A closer look at government secrecy
When it comes to government secrecy, the Office of Legal Counsel at the Department of Justice ranks right up there with some of the stealthiest. Investigator Daniel Van Schooten of the watchdog Project on Government Oversight says we should know more about it. His group recently won a fight to make some of the agency's documents public.
Sharyl: Sometimes very, very important decisions are made in secret by this office of legal counsel?
Daniel Van Schooten: Absolutely.
Sharyl: Decisions that may impact many Americans?
Daniel Van Schooten: Yes. They have several examples that were made public: We have the torture memos that have affected America's interactions with the world. There was a memo that was released in 2014 about the killing of an American citizen who was working with a terrorist organization oversees.
Sharyl: The drone, was that the drone strike?
Daniel Van Schooten: The drone strike, that's right. So the use of drone strikes, the use of mass surveillance. These are all legal questions, or they all are partially legal questions about constitutionality and exactly how to define certain terms that even though they're arcane, they do affect the country as a whole.
Sharyl: There's a lot of secrecy surrounding the office of legal counsel. Why is that? Is it treated sort of like attorney client privilege because they are advising federal agencies and the White House?
Daniel Van Schooten: Yeah, so the office of legal counsel claims, whenever we ask for these opinions, they claim that it's attorney client privilege, and therefore needs to be confidential. But the problem is that the office of legal counsel knows that the rest of the government doesn't see these opinions as just legal advice; they see the opinions as official decisions. People who follow these legal opinions, essentially receive legal immunity for their actions, because the Department of Justice doesn't really like to prosecute people for following its own advice.
Sharyl: To be clear, what was the decision in the torture recommendation case?
Daniel Van Schooten: The decision from the office of legal counsel, was that what we'd call enhanced interrogation techniques did not constitute torture as defined by international law, or applicable US laws.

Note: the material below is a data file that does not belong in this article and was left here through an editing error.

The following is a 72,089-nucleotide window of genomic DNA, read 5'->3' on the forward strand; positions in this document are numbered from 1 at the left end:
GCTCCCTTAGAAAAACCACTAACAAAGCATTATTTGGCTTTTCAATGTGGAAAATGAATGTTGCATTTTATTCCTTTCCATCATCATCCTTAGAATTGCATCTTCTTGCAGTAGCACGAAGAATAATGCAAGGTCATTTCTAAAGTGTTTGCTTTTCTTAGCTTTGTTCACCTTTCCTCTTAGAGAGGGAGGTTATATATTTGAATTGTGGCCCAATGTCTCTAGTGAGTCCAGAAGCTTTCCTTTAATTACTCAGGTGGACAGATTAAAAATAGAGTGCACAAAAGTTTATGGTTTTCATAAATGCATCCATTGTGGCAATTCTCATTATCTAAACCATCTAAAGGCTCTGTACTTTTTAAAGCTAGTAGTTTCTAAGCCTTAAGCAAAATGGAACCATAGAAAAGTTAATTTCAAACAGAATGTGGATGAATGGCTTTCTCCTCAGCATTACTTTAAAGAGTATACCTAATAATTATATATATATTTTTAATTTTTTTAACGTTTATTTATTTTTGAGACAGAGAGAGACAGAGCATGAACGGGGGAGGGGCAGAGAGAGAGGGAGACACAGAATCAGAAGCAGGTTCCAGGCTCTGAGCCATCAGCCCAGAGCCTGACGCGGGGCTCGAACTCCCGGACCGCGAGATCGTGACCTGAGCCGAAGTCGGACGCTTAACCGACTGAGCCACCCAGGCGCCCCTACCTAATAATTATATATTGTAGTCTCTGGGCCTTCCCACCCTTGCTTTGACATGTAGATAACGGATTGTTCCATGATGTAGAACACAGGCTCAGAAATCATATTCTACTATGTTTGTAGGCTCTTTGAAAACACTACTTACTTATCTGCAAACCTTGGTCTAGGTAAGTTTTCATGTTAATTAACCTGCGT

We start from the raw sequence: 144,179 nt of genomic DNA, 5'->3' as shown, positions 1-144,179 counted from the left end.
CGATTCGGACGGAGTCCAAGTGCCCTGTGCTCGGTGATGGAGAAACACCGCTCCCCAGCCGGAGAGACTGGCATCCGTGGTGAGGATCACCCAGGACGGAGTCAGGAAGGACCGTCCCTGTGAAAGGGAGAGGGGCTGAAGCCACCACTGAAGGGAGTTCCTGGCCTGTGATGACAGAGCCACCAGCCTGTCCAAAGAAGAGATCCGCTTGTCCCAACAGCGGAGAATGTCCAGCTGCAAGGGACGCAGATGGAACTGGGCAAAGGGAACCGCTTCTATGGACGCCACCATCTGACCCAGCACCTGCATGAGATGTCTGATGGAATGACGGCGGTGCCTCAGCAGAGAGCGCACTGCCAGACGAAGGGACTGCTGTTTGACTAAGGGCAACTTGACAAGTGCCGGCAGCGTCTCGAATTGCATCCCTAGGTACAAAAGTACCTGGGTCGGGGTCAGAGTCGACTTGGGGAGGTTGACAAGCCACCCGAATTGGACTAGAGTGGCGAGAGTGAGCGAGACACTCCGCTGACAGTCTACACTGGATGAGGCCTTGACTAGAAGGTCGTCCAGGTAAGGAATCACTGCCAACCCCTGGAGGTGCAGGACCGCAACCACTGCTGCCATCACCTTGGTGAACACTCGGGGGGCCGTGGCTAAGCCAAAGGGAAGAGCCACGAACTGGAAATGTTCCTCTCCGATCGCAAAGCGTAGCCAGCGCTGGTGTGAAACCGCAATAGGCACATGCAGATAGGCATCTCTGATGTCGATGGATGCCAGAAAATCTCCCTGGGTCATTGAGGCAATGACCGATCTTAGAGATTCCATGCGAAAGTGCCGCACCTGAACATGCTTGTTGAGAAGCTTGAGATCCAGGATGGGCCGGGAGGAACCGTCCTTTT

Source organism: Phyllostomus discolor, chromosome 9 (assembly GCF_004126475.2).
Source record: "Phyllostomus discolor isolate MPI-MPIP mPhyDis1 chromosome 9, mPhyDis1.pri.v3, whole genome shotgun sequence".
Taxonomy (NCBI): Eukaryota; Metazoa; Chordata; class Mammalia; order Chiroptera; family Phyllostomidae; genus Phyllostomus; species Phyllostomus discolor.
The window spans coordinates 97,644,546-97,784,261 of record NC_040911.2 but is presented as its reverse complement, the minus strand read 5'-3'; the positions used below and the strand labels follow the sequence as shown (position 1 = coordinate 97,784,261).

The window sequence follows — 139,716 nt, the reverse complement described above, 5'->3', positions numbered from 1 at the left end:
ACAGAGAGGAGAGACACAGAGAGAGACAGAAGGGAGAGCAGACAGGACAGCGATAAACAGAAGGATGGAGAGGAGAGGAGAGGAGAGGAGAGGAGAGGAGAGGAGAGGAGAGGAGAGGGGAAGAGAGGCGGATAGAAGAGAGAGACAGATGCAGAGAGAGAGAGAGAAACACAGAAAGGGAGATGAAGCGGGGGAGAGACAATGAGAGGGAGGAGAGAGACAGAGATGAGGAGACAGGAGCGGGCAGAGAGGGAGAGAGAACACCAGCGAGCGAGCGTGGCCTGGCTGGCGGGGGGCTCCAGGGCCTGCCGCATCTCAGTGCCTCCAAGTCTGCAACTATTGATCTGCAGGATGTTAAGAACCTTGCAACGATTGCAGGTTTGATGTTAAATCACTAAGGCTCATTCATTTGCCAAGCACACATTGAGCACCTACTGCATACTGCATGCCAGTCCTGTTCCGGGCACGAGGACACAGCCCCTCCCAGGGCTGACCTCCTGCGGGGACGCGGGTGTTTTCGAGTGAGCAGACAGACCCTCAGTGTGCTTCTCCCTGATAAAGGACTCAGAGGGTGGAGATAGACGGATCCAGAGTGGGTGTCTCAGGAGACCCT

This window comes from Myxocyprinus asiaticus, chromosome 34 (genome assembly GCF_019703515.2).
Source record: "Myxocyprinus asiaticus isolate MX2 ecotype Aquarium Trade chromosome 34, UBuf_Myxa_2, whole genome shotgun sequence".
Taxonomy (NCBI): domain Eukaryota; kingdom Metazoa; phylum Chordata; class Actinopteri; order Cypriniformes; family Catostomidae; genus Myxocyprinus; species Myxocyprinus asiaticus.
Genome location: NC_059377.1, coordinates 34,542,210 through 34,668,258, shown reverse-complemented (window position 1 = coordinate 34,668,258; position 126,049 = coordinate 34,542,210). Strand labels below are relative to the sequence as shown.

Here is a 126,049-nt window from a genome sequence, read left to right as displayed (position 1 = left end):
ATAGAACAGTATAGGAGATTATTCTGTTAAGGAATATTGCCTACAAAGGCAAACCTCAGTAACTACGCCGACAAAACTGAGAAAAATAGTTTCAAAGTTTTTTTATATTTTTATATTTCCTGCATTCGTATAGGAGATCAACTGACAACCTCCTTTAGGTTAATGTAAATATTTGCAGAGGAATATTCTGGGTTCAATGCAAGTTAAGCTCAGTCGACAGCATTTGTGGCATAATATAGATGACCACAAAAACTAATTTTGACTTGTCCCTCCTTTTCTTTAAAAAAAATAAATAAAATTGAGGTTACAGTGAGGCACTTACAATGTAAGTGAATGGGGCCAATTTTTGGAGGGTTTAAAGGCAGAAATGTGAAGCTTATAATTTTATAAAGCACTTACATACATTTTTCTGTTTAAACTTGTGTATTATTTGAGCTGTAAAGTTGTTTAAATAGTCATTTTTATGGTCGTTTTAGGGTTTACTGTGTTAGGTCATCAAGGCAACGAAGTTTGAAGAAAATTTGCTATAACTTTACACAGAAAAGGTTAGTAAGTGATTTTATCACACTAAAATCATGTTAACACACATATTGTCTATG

Sharyl: You recently received some documents from the office of legal counsel after a battle over them.
Daniel Van Schooten: Yeah.
Sharyl: What were you seeking in simple terms, and what did you learn from the documents you got?
Daniel Van Schooten: So we were seeking just the titles of their opinions from 2017.The titles are pretty bland, usually. They don't describe the decision, they just describe the subject. Like one of the ones that we got back after an appeal was the administration of the John F. Kennedy Centennial Commission. There's really nothing in that that should ever have been redacted.
Sharyl: What is it you learned, if anything, of some noteworthiness out of these documents or titles that you got?
Daniel Van Schooten: The big picture, we learned that there was really no reason for these to be redacted in the first place. On the more specific side, we learned that there's some ambiguity in the law regarding lobbying restrictions on very senior government officials.
The law says federal workers earning as much as a high level cabinet secretary — upwards of $200,000 a year -- are restricted on lobby work they can do after they leave the government. The documents obtained by the Project on Government Oversight reveal some federal workers in the last days of the Obama administration wanted to know: do the lobbying restrictions only apply to those earning exactly as much as a cabinet secretary— or also those who earn more?
Daniel Van Schooten: And so the office of legal counsel decided to interpret that law narrowly and say, it only applies, these lobbying restrictions only apply to people who make exactly as much as cabinet secretaries.
That decision, made in secret at the time, opened the door for high earners exiting the Obama administration to have more freedom to become paid lobbyists.
Sharyl: In the big picture, what do you think is the takeaway? If Americans think this is sort of an arcane group that doesn't matter.
Daniel Van Schooten: I'd say that it is an arcane group that does matter. When there's disagreement in the executive branch, someone needs to make that decision. And I'd rather have lawyers making it than a political appointee. But, they can't keep having it both ways. There needs to be transparency in these roles, so that we know what the government is doing, and we can fix it if they make a mistake.
In a newly released decision, the Justice Department Office of Legal Counsel concluded certain non-sports gambling-- as well as sports gambling-- that uses interstate or foreign communications is prohibited under a law called the Wire Act.